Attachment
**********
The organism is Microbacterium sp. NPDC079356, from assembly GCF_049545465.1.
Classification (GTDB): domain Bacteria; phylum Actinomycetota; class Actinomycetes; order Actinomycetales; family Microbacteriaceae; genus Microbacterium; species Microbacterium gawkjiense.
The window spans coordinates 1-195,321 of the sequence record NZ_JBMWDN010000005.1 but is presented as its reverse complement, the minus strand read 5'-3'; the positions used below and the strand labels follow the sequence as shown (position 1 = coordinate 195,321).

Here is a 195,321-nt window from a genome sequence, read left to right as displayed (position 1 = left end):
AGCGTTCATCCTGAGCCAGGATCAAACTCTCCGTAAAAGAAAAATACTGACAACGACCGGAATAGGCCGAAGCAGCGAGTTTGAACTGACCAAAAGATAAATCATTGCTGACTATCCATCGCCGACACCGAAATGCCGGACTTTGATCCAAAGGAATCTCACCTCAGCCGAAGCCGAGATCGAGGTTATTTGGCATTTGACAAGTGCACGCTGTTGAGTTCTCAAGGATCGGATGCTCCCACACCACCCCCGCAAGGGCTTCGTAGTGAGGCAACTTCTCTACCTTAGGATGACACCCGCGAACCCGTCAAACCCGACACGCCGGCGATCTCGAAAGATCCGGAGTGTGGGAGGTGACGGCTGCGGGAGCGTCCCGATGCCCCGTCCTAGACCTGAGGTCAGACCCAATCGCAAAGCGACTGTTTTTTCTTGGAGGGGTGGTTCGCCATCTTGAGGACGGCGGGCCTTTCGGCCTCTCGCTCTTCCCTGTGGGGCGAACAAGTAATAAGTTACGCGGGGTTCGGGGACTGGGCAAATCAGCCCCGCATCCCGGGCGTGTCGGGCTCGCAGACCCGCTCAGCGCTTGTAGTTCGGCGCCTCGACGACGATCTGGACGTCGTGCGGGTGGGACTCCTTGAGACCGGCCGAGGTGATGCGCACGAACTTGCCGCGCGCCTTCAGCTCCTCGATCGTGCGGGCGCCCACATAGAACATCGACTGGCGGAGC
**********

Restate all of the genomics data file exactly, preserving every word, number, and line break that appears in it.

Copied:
The organism is Microbacterium sp. NPDC079356, from assembly GCF_049545465.1.
Classification (GTDB): domain Bacteria; phylum Actinomycetota; class Actinomycetes; order Actinomycetales; family Microbacteriaceae; genus Microbacterium; species Microbacterium gawkjiense.
The window spans coordinates 1-195,321 of the sequence record NZ_JBMWDN010000005.1 but is presented as its reverse complement, the minus strand read 5'-3'; the positions used below and the strand labels follow the sequence as shown (position 1 = coordinate 195,321).

Here is a 195,321-nt window from a genome sequence, read left to right as displayed (position 1 = left end):
AGCGTTCATCCTGAGCCAGGATCAAACTCTCCGTAAAAGAAAAATACTGACAACGACCGGAATAGGCCGAAGCAGCGAGTTTGAACTGACCAAAAGATAAATCATTGCTGACTATCCATCGCCGACACCGAAATGCCGGACTTTGATCCAAAGGAATCTCACCTCAGCCGAAGCCGAGATCGAGGTTATTTGGCATTTGACAAGTGCACGCTGTTGAGTTCTCAAGGATCGGATGCTCCCACACCACCCCCGCAAGGGCTTCGTAGTGAGGCAACTTCTCTACCTTAGGATGACACCCGCGAACCCGTCAAACCCGACACGCCGGCGATCTCGAAAGATCCGGAGTGTGGGAGGTGACGGCTGCGGGAGCGTCCCGATGCCCCGTCCTAGACCTGAGGTCAGACCCAATCGCAAAGCGACTGTTTTTTCTTGGAGGGGTGGTTCGCCATCTTGAGGACGGCGGGCCTTTCGGCCTCTCGCTCTTCCCTGTGGGGCGAACAAGTAATAAGTTACGCGGGGTTCGGGGACTGGGCAAATCAGCCCCGCATCCCGGGCGTGTCGGGCTCGCAGACCCGCTCAGCGCTTGTAGTTCGGCGCCTCGACGACGATCTGGACGTCGTGCGGGTGGGACTCCTTGAGACCGGCCGAGGTGATGCGCACGAACTTGCCGCGCGCCTTCAGCTCCTCGATCGTGCGGGCGCCCACATAGAACATCGACTGGCGGAGC